Florida scholar didn’t do homework before dismissing school “vouchers”


David Colburn is a respected former University of Florida provost and progressive academic who should have done more homework before he blithely characterized those who support private school options as salesmen and hucksters. His recent commentary in the state’s largest newspaper, the Tampa Bay Times, rather pointedly ignored important evidence in his own backyard.

Dr. Colburn is good thinker on education issues, but somehow managed to treat all school vouchers as though they are inherently unaccountable. “There is something basically wrong when public funds are earmarked for these private schools,” he wrote, “and the state fails to insist on accountability measures for student achievement outcomes.”

That assumption is demonstrably false, and he need look no farther than his own state. The state’s first voucher program, which was declared unconstitutional in 2006, required students to take the state test. The current pre-K voucher that served 145,551 4-year-olds last year requires pre- and post-academic evaluations that are used to rate providers.

Lincoln Tamayo, who runs the highly successful Academy Prep Centers of Tampa and St. Petersburg that serve underprivileged middle school students, was also quick to note in a letter to the editor that the Florida Tax Credit Scholarship serving 49,000 low-income students has required nationally norm-referenced tests since 2006. The test scores for Tamayo’s students, who are treated to an intensive six-day-a-week, 11-months-a-year program, reveal both year-to-year academic gains and 8th grade reading and math scores in the 70th and 76th percentile range.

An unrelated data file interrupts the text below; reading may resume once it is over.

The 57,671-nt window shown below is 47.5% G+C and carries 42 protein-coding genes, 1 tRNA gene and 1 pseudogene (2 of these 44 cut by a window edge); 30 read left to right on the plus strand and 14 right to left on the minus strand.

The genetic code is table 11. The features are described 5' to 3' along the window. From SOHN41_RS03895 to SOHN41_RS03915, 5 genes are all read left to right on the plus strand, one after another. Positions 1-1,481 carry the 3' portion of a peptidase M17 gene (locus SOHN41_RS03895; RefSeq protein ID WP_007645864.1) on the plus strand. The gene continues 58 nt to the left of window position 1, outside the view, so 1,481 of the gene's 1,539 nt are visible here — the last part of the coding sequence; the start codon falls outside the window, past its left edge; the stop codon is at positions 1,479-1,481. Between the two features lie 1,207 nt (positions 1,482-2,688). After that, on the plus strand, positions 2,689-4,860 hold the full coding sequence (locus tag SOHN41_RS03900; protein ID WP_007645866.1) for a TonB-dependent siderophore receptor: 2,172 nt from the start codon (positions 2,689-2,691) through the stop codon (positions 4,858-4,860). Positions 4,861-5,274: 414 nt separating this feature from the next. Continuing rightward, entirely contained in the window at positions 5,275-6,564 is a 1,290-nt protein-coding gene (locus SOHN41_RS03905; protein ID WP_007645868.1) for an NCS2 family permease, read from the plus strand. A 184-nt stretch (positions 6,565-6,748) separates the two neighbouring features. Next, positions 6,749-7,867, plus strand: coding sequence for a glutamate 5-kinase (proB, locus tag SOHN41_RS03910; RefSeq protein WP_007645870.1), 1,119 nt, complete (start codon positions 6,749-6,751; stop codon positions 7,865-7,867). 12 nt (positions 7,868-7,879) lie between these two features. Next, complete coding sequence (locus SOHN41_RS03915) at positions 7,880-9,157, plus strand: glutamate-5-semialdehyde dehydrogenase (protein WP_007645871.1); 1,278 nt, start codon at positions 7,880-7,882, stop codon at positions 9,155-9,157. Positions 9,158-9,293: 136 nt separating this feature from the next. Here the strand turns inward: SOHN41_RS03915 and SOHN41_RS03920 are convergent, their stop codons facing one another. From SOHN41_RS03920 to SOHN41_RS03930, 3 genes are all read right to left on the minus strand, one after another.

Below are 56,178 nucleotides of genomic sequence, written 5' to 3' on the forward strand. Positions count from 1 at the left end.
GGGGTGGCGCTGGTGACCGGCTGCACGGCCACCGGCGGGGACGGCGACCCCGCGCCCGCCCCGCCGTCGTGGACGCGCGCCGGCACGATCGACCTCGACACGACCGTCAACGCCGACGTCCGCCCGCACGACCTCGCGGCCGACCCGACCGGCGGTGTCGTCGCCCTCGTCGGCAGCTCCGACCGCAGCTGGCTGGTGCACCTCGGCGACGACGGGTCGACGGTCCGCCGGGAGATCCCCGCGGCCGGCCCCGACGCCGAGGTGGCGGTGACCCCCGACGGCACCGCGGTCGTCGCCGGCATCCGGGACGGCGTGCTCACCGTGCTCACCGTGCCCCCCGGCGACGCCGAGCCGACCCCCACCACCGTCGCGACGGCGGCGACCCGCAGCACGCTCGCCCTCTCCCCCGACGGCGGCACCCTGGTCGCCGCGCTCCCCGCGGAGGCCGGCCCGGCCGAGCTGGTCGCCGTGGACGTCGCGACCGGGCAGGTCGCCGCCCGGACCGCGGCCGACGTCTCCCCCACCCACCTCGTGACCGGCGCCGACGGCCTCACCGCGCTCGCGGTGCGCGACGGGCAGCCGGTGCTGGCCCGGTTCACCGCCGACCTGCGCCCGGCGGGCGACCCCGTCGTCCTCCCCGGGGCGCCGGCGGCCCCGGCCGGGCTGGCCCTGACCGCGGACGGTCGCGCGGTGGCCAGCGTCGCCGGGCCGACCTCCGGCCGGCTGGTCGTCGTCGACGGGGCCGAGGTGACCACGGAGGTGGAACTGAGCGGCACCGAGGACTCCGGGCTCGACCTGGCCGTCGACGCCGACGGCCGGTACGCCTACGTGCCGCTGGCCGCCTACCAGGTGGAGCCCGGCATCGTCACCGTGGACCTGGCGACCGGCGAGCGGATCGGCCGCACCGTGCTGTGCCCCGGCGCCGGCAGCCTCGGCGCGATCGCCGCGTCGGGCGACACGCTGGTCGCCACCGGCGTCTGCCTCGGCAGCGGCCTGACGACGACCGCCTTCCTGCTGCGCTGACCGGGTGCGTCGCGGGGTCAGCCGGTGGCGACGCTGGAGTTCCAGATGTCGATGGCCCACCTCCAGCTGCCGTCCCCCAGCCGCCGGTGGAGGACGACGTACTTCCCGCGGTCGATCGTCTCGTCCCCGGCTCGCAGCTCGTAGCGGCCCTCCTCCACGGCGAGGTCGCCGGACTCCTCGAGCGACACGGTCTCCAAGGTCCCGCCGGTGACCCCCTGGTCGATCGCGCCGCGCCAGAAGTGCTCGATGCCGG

There is ample room for principled debate over whether the current testing approach for these private options is sufficient to assure that students are making academic progress. For example, there are certainly challenges in trying to compare the test results of low-income students in private schools with their low-income colleagues remaining in public schools, in part because the scholarship students tend to be much poorer.

But Dr. Colburn instead seemed content to assert that vouchers “court disaster,” as though every one of these programs is flying blind. His lack of intellectual rigor was, needless to say, disappointing.

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BY Jon East

Jon East is special projects director for Step Up For Students. Previously, he was a member of the editorial board and the Sunday commentary editor at the St. Petersburg Times, Florida’s largest daily newspaper, where he wrote about education issues for most of his 28 years at the paper. He was also a reporter and editor at the Evening Independent and Ocala Star-Banner. He earned a journalism degree from the University of North Carolina at Chapel Hill.